First prank proves successful
By: Ashley Ngu
If you’re playing a practical joke on someone and need an extra hand, I am not the one to call. I’m pretty sure that I was born without any pranking abilities whatsoever. So when I was tasked to pull a prank on The Oracle, I knew I had a daunting assignment ahead of me.
Being the uneducated newbie prankster that I was, I decided to do some research. In actuality, this meant googling various phrases like “best pranks” and “how to pull off a prank.” After discovering some cringe-inducing pranks, I realized that I needed to set some guidelines for myself. My prank would NOT include physical pain, humiliation or vandalism. Call me a wuss, but I didn’t want anyone to get hurt; I just wanted to be funny, and thus Operation Plastic Wrap was born.
The plan was to gain access to the journalism room during lunch, plastic wrap the doorway, wait until lunch ended, and then observe. It actually took me three tries to pull off the prank, but what can I say, I’m a beginner. The first time, I forgot the plastic wrap at home. The second time, the journalism room was locked. But as the old saying goes, the third time’s the charm.
I had hoped that when our advisor unlocked the door, she would walk straight into the plastic wrap without looking. Unfortunately, with her astute powers of observation, she saw the plastic wrap, said “What the hell,” and then promptly blamed Boot. Chuckling to myself, I played the role of an innocent and unaware student. Fortunately, the rest of the class found it pretty hilarious, much to my delight.
And thus, my first legitimate prank was successful and I will admit that I’ve gained a new appreciation for pranking. The secret plotting and the feeling of accomplishment at the end made pranking a worthwhile endeavor, although I must admit that Operation Plastic Wrap was pretty small-time. So for now, it’s back to the drawing board.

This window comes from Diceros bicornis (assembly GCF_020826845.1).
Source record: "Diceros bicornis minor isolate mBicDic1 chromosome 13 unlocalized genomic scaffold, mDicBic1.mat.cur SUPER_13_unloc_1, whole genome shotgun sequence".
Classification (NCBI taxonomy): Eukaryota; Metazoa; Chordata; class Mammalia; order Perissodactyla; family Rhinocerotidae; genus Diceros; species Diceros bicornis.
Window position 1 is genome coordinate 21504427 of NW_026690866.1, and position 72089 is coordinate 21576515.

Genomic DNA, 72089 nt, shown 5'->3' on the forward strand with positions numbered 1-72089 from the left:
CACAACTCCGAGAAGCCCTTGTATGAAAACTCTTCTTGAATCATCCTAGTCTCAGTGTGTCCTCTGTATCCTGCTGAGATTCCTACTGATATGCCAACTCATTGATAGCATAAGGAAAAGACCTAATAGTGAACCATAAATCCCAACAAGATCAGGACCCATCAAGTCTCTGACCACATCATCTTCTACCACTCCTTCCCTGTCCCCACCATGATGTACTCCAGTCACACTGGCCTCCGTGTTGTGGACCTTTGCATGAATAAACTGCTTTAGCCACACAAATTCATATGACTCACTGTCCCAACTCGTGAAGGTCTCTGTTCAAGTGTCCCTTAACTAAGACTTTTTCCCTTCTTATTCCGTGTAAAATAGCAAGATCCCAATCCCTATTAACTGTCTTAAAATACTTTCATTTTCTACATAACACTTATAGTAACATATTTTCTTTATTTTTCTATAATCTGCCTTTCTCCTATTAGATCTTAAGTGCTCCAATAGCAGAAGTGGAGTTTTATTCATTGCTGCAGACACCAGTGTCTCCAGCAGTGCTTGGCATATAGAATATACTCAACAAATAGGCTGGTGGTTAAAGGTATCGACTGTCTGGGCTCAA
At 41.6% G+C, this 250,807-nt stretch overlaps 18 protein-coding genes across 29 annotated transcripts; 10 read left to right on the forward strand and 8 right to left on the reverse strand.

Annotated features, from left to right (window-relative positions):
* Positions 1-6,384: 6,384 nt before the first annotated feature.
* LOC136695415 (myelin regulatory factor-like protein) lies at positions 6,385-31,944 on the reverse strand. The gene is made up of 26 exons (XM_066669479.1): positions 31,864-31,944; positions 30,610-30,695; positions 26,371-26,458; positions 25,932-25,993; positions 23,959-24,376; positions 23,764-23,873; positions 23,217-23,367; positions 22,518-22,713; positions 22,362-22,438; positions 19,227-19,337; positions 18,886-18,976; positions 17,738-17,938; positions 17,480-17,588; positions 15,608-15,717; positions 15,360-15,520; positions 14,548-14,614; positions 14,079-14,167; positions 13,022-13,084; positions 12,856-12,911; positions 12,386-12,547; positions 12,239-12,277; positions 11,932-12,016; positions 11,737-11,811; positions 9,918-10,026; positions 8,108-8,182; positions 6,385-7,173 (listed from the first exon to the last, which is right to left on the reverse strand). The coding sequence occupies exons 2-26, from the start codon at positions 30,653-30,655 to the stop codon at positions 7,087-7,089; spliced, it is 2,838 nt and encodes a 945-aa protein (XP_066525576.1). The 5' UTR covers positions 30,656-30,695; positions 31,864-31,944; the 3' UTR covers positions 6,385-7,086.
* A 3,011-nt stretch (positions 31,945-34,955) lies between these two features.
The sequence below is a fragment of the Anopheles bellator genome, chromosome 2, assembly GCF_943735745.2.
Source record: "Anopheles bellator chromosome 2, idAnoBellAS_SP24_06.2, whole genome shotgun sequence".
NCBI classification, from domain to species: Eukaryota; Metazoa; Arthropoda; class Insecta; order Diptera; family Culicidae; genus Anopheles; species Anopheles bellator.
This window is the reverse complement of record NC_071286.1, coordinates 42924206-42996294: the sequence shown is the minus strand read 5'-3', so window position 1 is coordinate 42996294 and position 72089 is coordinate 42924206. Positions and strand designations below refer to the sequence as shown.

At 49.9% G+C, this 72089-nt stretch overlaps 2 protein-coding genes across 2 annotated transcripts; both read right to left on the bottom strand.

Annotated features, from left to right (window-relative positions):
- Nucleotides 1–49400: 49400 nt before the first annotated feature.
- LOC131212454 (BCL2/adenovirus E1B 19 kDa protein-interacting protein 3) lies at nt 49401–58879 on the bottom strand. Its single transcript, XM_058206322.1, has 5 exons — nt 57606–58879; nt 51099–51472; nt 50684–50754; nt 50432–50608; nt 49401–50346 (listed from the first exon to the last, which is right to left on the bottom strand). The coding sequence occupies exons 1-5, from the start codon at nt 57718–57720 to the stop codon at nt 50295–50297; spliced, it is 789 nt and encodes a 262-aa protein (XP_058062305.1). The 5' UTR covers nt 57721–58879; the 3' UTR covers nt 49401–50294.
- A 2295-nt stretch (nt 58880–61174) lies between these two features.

Two prankers caught in the act
By: Boot Bullwinkle
Tin foil: $8. Shrink-wrap: $10. The look on senior Monica Cai’s face when she saw her shrink-wrapped and tinfoiled car: priceless. I knew very well what I was getting into when I decided to prank Monica and it was all worth it in the end.
One day when Monica didn’t show up to class I decided to take the risk and go vandalize her car, even though I had no clue where she was. The shrink-wrap worked perfectly as I efficiently ducked over and under the car, wrapping it in the plastic. It even started to draw spectators, students and faculty alike who laughed and even offered their own personal advice.
But as I lifted her windshield wiper to start wrapping it with tinfoil, the car alarm began to blare while I was spread across its hood. I jumped off so quick, that I leaped onto the car in the parked space next to hers. Fellow staffer Michael had joined to take photos of the process and we both started cracking up as we “played it cool” beside my car until the beeps and horns ceased.
We quickly went back to work as we realized we were running out of time (in addition it started to rain). We did our best with the foil, and finished the car off with my favorite feature: a tinfoil ﬂag that ﬂapped very boastingly in the wind.
Just as we started off back to class, I heard an all-too-familiar shriek from across the parking lot. “Boot! What the [cool thing that I should really appreciate the beauty of] did you do to my car?” Michael snapped pictures of Monica’s reaction, but the joke was really on us. I wasn’t in the mood for getting slapped, so still laughing, we reluctantly cleaned up the mess.
It was really fun to unleash my inner immaturity on Monica and disrupt her day as I’m so accustomed to doing (I may even have to prank her again). She was a great sport and even asked for a photos. It turned out to be a pretty memorable experience.